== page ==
David Anderson, a hydroponics producer, is showcasing some of its products in Marion, TX.
Photo by Paul Schattenberg

Today’s consumers expect more from their food. And that gives food manufacturers profitable opportunities to benefit from trends.

In the past, the goal of agriculture and the American food system was to provide consumers with food, fiber, and fuel. But consumer priorities have evolved.

Consumers today expect a variety of options, including foods that promote human health, have the smallest ecological footprint, are economically sustainable, and meet the needs of a growing human population. It has to do all of this while performing its most basic function: preventing hunger.

Health solutions, multiple choices, different preferences and food trends offer growers new opportunities for farmers and ranchers to meet market needs and reduce the nutritional health costs that cripple economies around the world.

Sound Science shows the way

At the beginning of a new decade we no longer talk about food; we’re talking about nutrition. Consumer needs are more important than ever because, as we say at Texas A&M AgriLife, we not only feed the world, we also feed the world.

That is a lofty goal. Finally, the ecological and economic sustainability of current agricultural practices is uncertain. The public now expects agriculture to lower health care costs, which in turn will require changes in dietary practices.

How do we achieve these goals? It requires scientifically sound solutions. The advocacy of the food system and personal preferences in all its forms must take a back seat to solid, scientific evidence.

The public has been inundated with alarming reports about the foods we eat and the diseases they cause for decades. It is estimated that diet-related chronic diseases cost the US economy $ 1 trillion annually. Half of all adults in the United States are being treated for a chronic illness.

Now is the time for responsive agriculture, where producers develop foods that improve human health and increase the profitability of agriculture to sustain economic prospects. Rigorous science must lead the way if we are to better align human health and the food system.

Ag can increase nutrition

As life scientists and agronomists, we develop products that address community needs and the health, values ​​and preferences of consumers. This leads to crops, feed and other products with higher value, higher yield potential, lower ecological footprint, improved nutritional value and greater resilience to drought, heat and disease.

We are action-oriented and support the health and preferences of consumers, the environment and producers with scientifically based solutions.

AgriLife’s research on sorghum is known for developing varieties of sorghum for the animal feed and energy sectors. Now, grain eaters across the country are learning about the sorghum team’s contribution to healthier human foods. At the forefront of this research is Bill Rooney, Ph.D., millet breeder from AgriLife Research and the Borlaug-Monsanto Chair in Plant Breeding and International Plant Breeding in the Department of Soil and Crop Sciences at Texas A&M University.

Our sorghum growers focused specifically on the health food market with the development of the black grain sorghum hybrid onyx in 2012. Onyx is a great example of how the nutritional quality of the food supply can be improved to help fight chronic disease. The Sorghum team aimed for higher product quality and human nutrition goals.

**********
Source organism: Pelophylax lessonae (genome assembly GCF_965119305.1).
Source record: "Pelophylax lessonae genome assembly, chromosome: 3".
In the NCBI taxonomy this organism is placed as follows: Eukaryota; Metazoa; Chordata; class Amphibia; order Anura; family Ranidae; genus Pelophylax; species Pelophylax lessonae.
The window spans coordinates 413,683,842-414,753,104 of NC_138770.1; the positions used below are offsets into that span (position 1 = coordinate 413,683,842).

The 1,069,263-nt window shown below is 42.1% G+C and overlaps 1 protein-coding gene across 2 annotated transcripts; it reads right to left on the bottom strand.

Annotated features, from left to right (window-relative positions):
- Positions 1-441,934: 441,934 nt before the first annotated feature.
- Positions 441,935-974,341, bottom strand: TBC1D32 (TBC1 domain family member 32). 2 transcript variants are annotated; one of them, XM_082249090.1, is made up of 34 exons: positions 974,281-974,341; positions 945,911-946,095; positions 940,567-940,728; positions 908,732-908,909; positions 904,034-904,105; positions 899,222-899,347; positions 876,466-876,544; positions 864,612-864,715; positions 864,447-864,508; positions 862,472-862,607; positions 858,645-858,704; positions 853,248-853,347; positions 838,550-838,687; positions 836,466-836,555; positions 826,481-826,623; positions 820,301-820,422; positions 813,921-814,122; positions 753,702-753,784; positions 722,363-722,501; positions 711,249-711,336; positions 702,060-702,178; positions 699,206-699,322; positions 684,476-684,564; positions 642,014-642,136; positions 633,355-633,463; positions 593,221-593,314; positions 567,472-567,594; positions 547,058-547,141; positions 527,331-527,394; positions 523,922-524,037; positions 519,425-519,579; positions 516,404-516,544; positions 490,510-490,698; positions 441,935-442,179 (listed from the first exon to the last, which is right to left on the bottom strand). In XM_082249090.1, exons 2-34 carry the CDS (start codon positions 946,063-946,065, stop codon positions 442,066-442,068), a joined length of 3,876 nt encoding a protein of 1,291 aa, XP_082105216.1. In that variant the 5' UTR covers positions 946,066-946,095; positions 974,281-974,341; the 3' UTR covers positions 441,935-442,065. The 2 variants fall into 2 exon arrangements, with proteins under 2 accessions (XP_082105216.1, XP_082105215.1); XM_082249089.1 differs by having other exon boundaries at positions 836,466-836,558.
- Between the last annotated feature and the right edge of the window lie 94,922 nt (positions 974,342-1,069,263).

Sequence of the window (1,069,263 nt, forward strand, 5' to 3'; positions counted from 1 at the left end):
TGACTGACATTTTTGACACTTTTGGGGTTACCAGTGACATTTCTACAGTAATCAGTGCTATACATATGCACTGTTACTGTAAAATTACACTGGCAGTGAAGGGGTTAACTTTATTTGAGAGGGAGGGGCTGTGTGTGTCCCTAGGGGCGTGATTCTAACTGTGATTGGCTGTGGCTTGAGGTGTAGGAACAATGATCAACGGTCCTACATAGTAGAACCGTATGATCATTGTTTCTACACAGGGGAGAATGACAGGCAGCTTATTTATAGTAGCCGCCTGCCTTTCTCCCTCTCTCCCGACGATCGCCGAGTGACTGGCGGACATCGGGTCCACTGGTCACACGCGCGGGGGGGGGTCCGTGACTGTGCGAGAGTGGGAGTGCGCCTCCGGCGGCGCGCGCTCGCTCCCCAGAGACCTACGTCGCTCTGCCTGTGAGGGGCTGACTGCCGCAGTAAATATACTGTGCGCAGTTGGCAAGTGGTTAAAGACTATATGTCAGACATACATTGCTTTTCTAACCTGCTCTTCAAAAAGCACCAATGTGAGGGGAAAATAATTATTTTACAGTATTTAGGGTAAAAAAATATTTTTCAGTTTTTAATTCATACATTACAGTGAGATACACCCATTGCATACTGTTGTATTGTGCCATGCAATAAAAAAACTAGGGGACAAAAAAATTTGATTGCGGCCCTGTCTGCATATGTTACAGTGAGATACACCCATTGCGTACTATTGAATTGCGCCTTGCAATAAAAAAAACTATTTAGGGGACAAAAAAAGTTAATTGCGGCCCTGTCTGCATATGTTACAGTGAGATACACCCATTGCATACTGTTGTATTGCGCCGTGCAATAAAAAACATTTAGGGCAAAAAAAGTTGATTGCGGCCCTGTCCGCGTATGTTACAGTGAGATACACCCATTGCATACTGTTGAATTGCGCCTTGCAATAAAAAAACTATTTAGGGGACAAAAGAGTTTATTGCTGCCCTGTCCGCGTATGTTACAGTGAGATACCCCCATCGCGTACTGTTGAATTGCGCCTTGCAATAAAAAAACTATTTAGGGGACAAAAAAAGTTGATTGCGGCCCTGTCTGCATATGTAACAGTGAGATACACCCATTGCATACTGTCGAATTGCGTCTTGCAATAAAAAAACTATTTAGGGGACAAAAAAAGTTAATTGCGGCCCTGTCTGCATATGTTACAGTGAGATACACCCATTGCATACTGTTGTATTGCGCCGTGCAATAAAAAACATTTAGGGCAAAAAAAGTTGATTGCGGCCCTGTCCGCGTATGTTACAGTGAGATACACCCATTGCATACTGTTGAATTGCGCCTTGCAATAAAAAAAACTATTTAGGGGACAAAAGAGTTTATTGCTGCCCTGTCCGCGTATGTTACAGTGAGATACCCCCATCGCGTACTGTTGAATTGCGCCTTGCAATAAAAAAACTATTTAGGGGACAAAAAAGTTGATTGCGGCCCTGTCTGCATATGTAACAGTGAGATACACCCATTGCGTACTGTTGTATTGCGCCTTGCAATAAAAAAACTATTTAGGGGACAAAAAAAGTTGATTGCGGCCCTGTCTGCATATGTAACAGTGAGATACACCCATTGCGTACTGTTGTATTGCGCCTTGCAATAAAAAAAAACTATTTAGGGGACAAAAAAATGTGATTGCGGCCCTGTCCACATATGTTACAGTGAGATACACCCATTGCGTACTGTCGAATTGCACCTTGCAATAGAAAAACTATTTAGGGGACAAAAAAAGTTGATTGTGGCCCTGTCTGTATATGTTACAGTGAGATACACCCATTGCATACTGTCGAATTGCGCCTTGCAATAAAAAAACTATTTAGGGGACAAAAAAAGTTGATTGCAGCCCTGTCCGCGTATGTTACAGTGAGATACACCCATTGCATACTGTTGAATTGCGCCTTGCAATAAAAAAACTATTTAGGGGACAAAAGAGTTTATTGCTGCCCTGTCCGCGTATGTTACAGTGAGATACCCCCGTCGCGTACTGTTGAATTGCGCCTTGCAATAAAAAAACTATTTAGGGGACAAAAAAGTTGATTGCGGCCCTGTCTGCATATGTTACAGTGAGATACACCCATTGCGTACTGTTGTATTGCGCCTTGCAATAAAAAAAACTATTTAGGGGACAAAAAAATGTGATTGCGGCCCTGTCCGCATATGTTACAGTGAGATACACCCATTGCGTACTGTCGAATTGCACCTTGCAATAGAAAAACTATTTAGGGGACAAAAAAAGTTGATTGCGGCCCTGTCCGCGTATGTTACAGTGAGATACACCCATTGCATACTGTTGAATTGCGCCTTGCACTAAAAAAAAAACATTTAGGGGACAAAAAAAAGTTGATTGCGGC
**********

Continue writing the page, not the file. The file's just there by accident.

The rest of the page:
The sorghum we have newly developed is a purely natural grain based on old black and tannin-rich varieties of sorghum. These ancient strains combine in each plant a powerful combination of antioxidants that fight a wide range of free radical threats to our bodies. The Onyx Hybrid was chosen to meet the growing public interest in foods with high antioxidant capacity.

Onyx is not only good for consumers but also for producers. A second variety we created, Onyx2, has the same components as the original but offers better yields. One problem with the original onyx was that the yield potential was less than that of commercial grain-sorghum hybrids. We increased yields from the first to the second hybrid by about 25% – proof that research can help both growers and consumers.

What do we do next?

Agriculture is at a crossroads. Expectations to feed the world’s growing population while maintaining environmental and economic sustainability, or the public spotlight, have never been higher than ever.

Exceeding consumer expectations for the food system will require solid science to set policies and practices to ensure people’s health, a healthier planet, and a more sustainable agricultural system. Agriculture, food security and public health are fundamental to our future. Our goal is to ensure health by meeting nutritional needs through integrated research, as has been demonstrated in the life sciences, social sciences, environmental sciences, politics and economics.

Food system advocacy and scientific evidence are all too often segregated, even within the academic community. Through scientific progress, we must build public confidence in all aspects of agriculture and help ensure that it continues to have confidence. It’s the healthiest way forward for Americans, our environment, and our economy. It is indispensable for our country as a whole. Our ability to feed the planet and avoid hunger is at stake.

Since people want to be more connected to their food and demand more from it, we in agriculture have the opportunity to strengthen the connection from farm to table. As this new decade begins, we can make foods that will help prevent chronic disease while preventing hunger, and we can do this together.


Dr. Patrick Stover is Vice Chancellor and Dean of Agriculture and Life Sciences at Texas A&M AgriLife, The Texas A&M University System. See all author stories here.